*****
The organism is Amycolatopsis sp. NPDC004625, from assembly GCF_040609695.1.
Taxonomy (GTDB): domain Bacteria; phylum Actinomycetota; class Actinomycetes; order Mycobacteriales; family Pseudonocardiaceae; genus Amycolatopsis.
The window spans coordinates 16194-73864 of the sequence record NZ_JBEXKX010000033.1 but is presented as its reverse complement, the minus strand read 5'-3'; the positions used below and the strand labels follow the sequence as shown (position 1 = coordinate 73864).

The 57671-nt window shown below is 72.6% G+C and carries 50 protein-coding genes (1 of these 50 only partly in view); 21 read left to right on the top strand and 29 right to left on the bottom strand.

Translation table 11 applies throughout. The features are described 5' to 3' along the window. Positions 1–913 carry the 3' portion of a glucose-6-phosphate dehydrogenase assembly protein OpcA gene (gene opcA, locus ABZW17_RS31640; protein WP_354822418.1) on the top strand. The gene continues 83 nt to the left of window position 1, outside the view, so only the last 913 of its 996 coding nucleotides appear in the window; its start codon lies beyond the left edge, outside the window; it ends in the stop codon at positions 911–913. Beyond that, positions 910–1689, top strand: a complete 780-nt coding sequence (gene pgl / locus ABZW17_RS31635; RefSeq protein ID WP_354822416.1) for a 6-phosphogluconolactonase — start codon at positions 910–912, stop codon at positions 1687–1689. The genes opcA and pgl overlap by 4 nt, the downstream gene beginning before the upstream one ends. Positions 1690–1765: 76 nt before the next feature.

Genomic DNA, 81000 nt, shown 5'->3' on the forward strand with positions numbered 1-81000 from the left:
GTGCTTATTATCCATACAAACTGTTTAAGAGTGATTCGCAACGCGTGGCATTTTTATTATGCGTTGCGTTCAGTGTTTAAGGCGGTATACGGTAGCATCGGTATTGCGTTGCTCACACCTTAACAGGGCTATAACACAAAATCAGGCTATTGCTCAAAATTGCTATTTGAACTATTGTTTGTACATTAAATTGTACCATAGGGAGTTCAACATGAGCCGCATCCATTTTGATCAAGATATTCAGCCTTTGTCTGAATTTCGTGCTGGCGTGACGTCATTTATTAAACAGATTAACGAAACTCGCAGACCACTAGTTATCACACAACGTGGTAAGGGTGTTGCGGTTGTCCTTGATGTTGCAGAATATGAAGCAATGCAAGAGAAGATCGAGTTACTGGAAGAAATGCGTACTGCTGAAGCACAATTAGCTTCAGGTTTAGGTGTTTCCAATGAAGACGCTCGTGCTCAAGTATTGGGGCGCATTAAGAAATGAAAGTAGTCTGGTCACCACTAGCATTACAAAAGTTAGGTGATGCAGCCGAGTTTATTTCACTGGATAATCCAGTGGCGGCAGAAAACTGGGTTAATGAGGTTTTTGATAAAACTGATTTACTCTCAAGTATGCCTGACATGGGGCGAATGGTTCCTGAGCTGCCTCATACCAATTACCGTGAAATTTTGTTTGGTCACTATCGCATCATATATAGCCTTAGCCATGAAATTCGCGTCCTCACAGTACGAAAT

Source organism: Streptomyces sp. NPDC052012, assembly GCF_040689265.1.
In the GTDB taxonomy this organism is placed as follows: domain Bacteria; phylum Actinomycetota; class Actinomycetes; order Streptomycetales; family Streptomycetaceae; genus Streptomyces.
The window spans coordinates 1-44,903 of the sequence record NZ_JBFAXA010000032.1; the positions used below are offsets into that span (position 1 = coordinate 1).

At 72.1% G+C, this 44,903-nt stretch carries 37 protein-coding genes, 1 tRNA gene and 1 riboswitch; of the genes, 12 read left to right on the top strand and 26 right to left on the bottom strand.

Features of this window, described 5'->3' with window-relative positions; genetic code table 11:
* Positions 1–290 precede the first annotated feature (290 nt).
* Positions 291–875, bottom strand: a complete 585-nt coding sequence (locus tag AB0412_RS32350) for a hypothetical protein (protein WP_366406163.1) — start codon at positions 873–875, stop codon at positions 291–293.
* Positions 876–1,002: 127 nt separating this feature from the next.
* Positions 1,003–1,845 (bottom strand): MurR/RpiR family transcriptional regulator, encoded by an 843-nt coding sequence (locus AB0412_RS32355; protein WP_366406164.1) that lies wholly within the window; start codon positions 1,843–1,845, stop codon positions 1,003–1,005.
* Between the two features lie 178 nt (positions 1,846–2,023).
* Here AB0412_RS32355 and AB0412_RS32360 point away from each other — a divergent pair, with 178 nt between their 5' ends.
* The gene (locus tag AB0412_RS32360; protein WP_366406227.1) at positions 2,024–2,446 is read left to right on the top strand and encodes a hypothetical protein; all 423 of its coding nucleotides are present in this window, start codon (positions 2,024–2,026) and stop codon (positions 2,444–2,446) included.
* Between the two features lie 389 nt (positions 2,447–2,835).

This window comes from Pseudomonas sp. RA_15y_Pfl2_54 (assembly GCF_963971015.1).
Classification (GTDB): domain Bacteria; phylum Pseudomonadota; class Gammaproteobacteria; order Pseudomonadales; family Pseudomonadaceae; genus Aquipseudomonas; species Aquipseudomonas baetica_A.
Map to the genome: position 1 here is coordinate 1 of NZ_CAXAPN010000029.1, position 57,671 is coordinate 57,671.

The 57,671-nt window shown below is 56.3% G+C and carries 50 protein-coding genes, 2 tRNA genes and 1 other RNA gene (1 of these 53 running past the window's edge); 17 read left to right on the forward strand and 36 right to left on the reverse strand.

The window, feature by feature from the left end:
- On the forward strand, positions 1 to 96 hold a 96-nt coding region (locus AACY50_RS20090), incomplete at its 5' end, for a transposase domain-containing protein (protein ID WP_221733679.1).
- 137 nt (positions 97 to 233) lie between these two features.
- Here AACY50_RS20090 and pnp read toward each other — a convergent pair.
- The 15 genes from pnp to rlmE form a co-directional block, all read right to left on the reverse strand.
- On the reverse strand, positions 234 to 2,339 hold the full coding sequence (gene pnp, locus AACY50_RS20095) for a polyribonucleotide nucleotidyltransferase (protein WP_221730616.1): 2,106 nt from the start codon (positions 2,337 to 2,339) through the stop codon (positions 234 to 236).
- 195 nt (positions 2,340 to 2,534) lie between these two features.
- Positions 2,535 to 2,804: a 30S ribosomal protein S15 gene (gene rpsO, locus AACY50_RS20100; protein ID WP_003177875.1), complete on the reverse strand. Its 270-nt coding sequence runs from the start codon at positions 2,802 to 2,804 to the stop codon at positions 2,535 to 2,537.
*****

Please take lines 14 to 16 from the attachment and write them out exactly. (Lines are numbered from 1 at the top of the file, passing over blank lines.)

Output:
* Positions 291–875, bottom strand: a complete 585-nt coding sequence (locus tag AB0412_RS32350) for a hypothetical protein (protein WP_366406163.1) — start codon at positions 873–875, stop codon at positions 291–293.
* Positions 876–1,002: 127 nt separating this feature from the next.
* Positions 1,003–1,845 (bottom strand): MurR/RpiR family transcriptional regulator, encoded by an 843-nt coding sequence (locus AB0412_RS32355; protein WP_366406164.1) that lies wholly within the window; start codon positions 1,843–1,845, stop codon positions 1,003–1,005.